ZX81 and 6116

From: Richard Erlacher <edick_at_idcomm.com>
Date: Sat Mar 23 08:52:08 2002

There were several makers that sported an xx15 type where the normal 16Kx1
dram was an xx16. What these were, generally but not in all cases, were
products of a die shrink that resulted in a shorter refresh interval. That
was certainly the case with the MOSTEK 4115's. Those worked famously well in
applications like the Apple][ which was a big seller at the time.

more below ...


----- Original Message -----
From: "Pete Turnbull" <pete_at_dunnington.u-net.com>
To: <classiccmp_at_classiccmp.org>
Sent: Saturday, March 23, 2002 2:21 AM
Subject: Re: ZX81 and 6116

> On Mar 22, 22:43, Richard Erlacher wrote:
> > I guess I'm having a "senior moment" but I don't remember the 4118 at
> all,
> > though I definitely remember that there was such a thing. Mostek made a
> > couple of pseudo-static RAM parts that were on a ~2716-compatible pinout.
> Was
> > that one of them? I've got some 1K- and 2K- byte parts from those days
> but I
> > don't remember the numbers right offhand.
> >
> > Perhaps someone could refresh my recollection.
> 4118 is the same pinout as a 2716 except that pin 21 is the /WR line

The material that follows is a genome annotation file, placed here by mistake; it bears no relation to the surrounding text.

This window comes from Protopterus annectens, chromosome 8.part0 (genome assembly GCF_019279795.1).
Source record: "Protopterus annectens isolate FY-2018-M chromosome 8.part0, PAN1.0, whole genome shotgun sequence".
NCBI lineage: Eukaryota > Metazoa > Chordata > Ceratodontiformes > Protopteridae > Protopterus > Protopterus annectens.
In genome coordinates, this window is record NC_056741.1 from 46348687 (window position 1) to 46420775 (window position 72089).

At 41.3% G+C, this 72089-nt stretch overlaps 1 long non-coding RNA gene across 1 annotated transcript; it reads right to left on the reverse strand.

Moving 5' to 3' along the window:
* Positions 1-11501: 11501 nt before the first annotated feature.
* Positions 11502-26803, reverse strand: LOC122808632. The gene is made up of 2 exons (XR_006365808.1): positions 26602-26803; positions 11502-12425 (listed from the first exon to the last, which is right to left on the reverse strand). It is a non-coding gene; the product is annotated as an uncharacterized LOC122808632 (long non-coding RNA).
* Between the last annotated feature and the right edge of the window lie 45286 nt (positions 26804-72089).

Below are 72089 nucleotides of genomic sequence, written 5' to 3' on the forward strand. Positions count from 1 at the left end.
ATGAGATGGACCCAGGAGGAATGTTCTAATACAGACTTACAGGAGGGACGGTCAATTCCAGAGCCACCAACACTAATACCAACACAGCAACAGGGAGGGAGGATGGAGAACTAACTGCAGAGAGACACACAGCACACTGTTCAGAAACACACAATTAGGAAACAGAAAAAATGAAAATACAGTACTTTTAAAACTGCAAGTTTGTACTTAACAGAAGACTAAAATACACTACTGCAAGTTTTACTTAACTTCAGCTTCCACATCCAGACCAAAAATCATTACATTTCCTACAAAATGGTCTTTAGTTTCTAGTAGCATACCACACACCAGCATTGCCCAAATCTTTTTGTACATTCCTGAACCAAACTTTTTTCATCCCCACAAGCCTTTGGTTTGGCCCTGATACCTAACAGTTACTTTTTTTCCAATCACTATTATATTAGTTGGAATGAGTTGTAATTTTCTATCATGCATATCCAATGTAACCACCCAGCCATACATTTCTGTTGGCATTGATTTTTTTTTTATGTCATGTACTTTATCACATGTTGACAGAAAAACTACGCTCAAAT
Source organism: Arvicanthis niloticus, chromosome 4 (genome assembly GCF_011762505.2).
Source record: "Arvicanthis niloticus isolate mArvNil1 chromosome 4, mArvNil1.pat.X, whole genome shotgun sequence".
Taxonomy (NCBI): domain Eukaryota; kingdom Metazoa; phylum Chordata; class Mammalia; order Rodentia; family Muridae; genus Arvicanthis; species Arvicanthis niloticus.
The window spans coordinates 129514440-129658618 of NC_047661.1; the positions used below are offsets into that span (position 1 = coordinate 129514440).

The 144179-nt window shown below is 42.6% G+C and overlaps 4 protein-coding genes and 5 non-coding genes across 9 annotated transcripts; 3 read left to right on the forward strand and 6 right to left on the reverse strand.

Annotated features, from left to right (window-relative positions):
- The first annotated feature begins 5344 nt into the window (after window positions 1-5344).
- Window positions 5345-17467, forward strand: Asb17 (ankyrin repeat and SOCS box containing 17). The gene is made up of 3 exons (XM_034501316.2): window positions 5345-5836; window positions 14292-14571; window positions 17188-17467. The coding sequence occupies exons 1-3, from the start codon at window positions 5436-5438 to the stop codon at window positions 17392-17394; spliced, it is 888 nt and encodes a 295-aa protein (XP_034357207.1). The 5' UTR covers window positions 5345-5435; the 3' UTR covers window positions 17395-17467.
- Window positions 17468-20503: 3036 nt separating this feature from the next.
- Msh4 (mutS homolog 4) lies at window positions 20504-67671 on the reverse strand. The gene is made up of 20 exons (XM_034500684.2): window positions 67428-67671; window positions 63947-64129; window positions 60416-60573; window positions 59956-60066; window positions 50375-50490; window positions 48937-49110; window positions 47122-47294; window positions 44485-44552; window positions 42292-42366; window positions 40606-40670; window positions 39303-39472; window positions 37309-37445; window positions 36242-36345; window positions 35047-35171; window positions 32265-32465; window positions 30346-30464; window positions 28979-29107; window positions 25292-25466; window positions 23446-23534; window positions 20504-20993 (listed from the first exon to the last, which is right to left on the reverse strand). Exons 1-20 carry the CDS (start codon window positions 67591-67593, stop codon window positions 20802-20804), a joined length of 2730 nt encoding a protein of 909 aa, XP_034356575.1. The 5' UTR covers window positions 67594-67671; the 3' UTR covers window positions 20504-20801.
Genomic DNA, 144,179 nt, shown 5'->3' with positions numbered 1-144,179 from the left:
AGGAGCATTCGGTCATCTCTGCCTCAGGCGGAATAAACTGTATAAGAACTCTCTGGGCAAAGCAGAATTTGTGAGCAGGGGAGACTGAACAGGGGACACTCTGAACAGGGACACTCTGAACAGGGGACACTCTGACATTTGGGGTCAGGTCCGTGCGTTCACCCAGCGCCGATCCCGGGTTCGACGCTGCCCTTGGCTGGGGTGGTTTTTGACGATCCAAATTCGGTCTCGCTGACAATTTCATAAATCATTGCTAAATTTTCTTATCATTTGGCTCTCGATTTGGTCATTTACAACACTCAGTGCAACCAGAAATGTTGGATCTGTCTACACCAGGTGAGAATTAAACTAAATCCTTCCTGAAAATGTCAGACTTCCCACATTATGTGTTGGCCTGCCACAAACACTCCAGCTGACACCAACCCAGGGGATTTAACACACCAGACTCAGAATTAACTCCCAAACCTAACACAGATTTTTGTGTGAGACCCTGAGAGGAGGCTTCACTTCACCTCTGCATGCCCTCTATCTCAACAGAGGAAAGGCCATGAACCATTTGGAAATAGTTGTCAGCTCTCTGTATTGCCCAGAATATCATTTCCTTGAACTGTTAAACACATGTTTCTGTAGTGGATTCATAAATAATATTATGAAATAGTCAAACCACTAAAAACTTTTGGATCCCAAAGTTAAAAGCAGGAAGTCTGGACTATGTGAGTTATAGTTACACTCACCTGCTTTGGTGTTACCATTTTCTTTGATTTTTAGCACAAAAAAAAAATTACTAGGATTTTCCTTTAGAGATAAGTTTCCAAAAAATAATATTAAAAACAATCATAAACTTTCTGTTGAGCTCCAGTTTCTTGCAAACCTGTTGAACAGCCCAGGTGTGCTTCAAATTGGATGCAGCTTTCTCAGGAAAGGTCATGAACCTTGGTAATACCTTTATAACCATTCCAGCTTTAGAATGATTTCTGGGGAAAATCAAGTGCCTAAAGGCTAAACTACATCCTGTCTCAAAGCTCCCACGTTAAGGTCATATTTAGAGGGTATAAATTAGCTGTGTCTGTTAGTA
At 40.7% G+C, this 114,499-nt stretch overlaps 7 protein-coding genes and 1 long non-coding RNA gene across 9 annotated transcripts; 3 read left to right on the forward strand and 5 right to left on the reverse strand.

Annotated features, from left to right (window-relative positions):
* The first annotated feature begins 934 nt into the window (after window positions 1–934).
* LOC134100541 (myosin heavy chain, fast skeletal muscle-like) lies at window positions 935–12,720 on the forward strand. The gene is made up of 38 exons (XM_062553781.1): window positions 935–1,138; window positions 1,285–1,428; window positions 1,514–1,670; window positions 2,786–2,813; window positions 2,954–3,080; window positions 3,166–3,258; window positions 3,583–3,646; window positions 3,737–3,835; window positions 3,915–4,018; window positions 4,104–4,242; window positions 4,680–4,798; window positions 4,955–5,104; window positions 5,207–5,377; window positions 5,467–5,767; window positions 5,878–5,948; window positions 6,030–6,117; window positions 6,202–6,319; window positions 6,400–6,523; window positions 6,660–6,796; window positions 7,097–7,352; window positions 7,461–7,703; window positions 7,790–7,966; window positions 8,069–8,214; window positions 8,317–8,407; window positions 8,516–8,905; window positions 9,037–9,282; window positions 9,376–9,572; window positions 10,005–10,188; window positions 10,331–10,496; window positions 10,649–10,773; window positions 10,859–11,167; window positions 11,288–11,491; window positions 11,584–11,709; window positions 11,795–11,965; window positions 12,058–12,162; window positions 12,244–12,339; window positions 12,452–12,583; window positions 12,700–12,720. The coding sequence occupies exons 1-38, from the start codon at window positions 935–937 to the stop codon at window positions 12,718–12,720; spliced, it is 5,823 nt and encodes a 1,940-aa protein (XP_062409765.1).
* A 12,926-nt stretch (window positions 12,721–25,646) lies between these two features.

> instead of Vpp, and pin 19 is NC instead of A10. It's a genuine static
> part, 1K x 8. A 6116 is similar, but 2K x 8, with A10 on pin 19. There
> are also low-power CMOS versions of the 6116. Zilog made a "quasi-static
> RAM" 4K x 8, called Z8132, but it's 28-pin. They also, confusingly, made
> 16-pin dynamic RAMs 8K x 1 and 16K x 1 called Z6115 and Z6116, similar to
> the more common 4116 DRAM.
Yep ... they were an oddity all right. I don't remember using them, but the
number certainly does ring a bell, as an oddity, of course. It wasn't unusual
to look at such oddities as opportunity to save some dough on components,
since they often became "distress" merchandise on the surplus market.
> Pete Peter Turnbull
> Network Manager
> University of York
Received on Sat Mar 23 2002 - 08:52:08 GMT

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